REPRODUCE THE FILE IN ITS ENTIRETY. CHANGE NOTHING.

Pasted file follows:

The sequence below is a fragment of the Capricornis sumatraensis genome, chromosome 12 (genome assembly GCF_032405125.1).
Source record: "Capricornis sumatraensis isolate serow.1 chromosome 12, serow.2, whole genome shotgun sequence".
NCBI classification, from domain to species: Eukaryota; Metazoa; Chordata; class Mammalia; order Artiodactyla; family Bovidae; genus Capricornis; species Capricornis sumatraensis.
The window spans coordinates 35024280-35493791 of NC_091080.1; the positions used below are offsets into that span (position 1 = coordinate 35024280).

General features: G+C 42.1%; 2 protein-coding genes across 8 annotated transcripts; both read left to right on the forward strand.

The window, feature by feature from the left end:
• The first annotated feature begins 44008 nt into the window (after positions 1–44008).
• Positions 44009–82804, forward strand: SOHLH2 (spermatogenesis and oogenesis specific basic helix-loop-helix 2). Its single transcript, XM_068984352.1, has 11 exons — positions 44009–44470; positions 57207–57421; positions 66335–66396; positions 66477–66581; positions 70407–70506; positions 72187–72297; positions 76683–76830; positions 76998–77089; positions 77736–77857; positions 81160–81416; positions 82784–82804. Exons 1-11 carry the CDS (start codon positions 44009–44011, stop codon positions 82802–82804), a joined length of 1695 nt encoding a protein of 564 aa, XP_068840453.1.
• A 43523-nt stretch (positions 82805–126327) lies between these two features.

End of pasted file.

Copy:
The sequence below is a fragment of the Capricornis sumatraensis genome, chromosome 12 (genome assembly GCF_032405125.1).
Source record: "Capricornis sumatraensis isolate serow.1 chromosome 12, serow.2, whole genome shotgun sequence".
NCBI classification, from domain to species: Eukaryota; Metazoa; Chordata; class Mammalia; order Artiodactyla; family Bovidae; genus Capricornis; species Capricornis sumatraensis.
The window spans coordinates 35024280-35493791 of NC_091080.1; the positions used below are offsets into that span (position 1 = coordinate 35024280).

General features: G+C 42.1%; 2 protein-coding genes across 8 annotated transcripts; both read left to right on the forward strand.

The window, feature by feature from the left end:
• The first annotated feature begins 44008 nt into the window (after positions 1–44008).
• Positions 44009–82804, forward strand: SOHLH2 (spermatogenesis and oogenesis specific basic helix-loop-helix 2). Its single transcript, XM_068984352.1, has 11 exons — positions 44009–44470; positions 57207–57421; positions 66335–66396; positions 66477–66581; positions 70407–70506; positions 72187–72297; positions 76683–76830; positions 76998–77089; positions 77736–77857; positions 81160–81416; positions 82784–82804. Exons 1-11 carry the CDS (start codon positions 44009–44011, stop codon positions 82802–82804), a joined length of 1695 nt encoding a protein of 564 aa, XP_068840453.1.
• A 43523-nt stretch (positions 82805–126327) lies between these two features.